So now it just looks like the big bang set up the initial conditions, and the whole rest of human history, and even before, is really just the playing out of subatomic particles according to these basic fundamental physical laws. We think we’re special. We think we have some kind of special dignity, but that now comes under threat. I mean, that’s really challenged by this picture.
So you might be saying, “Well, wait a minute. What about quantum mechanics? I know enough contemporary physical theory to know it’s not really like that. It’s really a probabilistic theory. There’s room. It’s loose. It’s not deterministic.” And that’s going to enable us to understand free will. But if you look at the details, it’s not really going to help because what happens is you have some very small quantum particles, and their behavior is apparently a bit random. They swerve. Their behavior is absurd in the sense that its unpredictable and we can’t understand it based on anything that came before. It just does something out of the blue, according to a probabilistic framework. But is that going to help with freedom? I mean, should our freedom be just a matter of probabilities, just some random swerving in a chaotic system? That starts to seem like it’s worse. I’d rather be a gear in a big deterministic physical machine than just some random swerving.
So we can’t just ignore the problem. We have to find room in our contemporary world view for persons with all that that entails; not just bodies, but persons. And that means trying to solve the problem of freedom, finding room for choice and responsibility, and trying to understand individuality.” — An excerpt from the film, Waking Life
So even in the scientific realm, there is no clear cut answer to the problem of the liberation of the will. However, there was something said that was very important. The speaker found the idea of arbitrary, random acts of the will to be disconcerting. Is there some sort of “glitch in our system”? If we read the statement at the beginning by Edwards correctly, then the answer would have to be a resounding “yes”.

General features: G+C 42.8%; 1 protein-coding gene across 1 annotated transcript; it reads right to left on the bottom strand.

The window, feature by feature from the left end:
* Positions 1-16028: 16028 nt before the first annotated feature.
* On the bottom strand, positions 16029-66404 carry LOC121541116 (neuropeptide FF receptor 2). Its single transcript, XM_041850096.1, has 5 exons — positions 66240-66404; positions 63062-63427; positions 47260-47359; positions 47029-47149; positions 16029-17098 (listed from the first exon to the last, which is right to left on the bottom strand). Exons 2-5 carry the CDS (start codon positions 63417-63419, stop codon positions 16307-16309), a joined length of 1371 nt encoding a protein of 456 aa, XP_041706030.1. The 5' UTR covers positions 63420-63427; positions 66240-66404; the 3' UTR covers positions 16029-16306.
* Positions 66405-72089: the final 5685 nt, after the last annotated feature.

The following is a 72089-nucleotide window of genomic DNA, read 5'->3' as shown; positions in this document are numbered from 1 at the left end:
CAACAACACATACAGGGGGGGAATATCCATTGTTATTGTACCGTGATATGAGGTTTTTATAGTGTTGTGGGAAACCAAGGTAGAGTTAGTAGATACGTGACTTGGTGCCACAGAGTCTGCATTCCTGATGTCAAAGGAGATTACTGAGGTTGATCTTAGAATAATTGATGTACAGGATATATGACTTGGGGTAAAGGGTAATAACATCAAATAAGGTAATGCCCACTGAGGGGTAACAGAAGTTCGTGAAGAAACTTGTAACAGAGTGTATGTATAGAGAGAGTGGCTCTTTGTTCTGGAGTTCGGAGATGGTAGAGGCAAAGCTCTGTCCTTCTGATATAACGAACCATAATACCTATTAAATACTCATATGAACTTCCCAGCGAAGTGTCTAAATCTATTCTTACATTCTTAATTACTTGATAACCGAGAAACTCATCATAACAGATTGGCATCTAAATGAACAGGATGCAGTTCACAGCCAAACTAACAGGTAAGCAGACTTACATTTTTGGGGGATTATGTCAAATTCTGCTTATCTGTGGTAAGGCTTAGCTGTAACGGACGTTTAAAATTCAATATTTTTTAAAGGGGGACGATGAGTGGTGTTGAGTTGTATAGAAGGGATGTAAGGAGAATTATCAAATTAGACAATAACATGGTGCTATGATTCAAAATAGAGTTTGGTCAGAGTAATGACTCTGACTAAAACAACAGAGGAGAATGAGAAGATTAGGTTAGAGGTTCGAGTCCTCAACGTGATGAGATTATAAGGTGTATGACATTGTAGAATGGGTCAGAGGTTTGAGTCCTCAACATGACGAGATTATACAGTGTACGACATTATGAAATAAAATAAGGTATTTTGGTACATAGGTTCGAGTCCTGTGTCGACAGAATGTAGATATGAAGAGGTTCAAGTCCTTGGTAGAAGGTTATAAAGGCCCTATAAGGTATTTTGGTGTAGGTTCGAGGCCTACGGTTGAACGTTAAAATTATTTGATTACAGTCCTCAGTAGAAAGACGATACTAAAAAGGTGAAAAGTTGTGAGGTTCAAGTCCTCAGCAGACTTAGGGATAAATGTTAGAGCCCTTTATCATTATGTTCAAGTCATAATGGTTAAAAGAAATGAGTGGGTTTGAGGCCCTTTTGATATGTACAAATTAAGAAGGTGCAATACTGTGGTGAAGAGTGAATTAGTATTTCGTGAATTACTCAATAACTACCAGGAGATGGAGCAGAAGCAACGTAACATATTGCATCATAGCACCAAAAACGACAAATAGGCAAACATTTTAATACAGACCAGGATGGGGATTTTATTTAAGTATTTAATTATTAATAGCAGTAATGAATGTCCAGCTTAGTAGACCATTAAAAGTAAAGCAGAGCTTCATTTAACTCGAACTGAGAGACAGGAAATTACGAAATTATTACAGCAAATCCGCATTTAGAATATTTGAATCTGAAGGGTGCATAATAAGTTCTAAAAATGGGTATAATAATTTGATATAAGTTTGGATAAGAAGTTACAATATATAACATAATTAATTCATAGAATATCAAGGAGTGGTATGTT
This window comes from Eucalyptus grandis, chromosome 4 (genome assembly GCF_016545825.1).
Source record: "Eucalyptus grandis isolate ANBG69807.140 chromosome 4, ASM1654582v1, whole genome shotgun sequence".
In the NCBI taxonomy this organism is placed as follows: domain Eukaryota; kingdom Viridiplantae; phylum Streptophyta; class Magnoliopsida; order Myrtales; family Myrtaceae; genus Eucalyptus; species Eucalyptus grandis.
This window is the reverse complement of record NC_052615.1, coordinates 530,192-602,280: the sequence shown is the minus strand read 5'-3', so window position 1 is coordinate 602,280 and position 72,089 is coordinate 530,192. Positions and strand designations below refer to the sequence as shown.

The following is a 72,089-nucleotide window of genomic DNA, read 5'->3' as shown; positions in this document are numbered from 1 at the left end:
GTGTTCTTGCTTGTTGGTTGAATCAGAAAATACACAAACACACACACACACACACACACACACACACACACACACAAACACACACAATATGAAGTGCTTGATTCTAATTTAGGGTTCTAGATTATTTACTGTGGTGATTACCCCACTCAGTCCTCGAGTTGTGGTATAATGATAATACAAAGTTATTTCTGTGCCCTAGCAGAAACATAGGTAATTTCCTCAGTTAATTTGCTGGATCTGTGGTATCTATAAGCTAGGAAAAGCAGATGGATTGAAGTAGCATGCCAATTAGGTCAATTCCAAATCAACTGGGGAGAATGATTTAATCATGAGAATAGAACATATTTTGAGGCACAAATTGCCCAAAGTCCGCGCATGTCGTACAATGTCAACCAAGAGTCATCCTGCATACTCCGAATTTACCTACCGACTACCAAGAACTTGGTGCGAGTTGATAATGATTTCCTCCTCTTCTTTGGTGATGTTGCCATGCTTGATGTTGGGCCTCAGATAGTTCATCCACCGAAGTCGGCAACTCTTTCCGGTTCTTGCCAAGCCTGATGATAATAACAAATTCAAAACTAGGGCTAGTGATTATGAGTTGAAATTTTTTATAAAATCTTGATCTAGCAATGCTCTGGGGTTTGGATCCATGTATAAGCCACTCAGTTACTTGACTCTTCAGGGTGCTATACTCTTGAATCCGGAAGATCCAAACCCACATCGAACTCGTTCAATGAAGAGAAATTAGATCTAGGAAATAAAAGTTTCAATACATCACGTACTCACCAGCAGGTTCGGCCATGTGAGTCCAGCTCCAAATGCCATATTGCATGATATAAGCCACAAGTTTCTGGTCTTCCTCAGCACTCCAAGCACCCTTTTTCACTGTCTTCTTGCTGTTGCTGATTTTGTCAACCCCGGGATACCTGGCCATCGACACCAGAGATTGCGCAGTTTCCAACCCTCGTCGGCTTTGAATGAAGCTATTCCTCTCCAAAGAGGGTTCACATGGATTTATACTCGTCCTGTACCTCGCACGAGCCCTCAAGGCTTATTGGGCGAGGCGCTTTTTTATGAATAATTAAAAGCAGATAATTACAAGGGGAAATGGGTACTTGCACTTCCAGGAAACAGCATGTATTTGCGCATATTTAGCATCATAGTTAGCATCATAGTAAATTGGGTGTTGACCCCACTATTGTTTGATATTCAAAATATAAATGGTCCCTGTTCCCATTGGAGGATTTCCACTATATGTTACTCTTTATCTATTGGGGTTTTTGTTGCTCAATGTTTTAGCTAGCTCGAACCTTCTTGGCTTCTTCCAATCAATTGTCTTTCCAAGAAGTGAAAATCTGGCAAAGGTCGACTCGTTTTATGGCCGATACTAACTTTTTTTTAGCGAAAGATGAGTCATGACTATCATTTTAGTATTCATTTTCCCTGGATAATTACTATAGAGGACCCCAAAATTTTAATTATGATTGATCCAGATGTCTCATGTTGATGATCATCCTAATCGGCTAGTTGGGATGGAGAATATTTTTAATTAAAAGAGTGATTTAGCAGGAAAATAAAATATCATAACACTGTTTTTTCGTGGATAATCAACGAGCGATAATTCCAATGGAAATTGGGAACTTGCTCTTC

A Crack in the Liberty Bell
According to Scripture, man is “free” to act as he naturally wills. The only downside is that man is naturally inclined to do what he ought not do. Ours is a tainted freedom. This is something that we all know from our own personal experience. We can all identify with the apostle Paul when he says,
For I do not understand my own actions. For I do not do what I want, but I do the very thing I hate. Now if I do what I do not want, I agree with the law, that it is good. So now it is no longer I who do it, but sin that dwells within me. For I know that nothing good dwells in me, that is, in my flesh. For I have the desire to do what is right, but not the ability to carry it out. For I do not do the good I want, but the evil I do not want is what I keep on doing. Now if I do what I do not want, it is no longer I who do it, but sin that dwells within me. — Romans 7:15–20 ESV
It is because of our inherent sinful nature (Original Sin) that we cannot do the things that we know that we should do—acknowledgement and glorification of God. In turn, this doesn’t leave us free at all. In fact, it leaves us desperately enslaved to sin (Genesis 3; John 8:34; Romans 1:18–23, 3:11–18 & 23).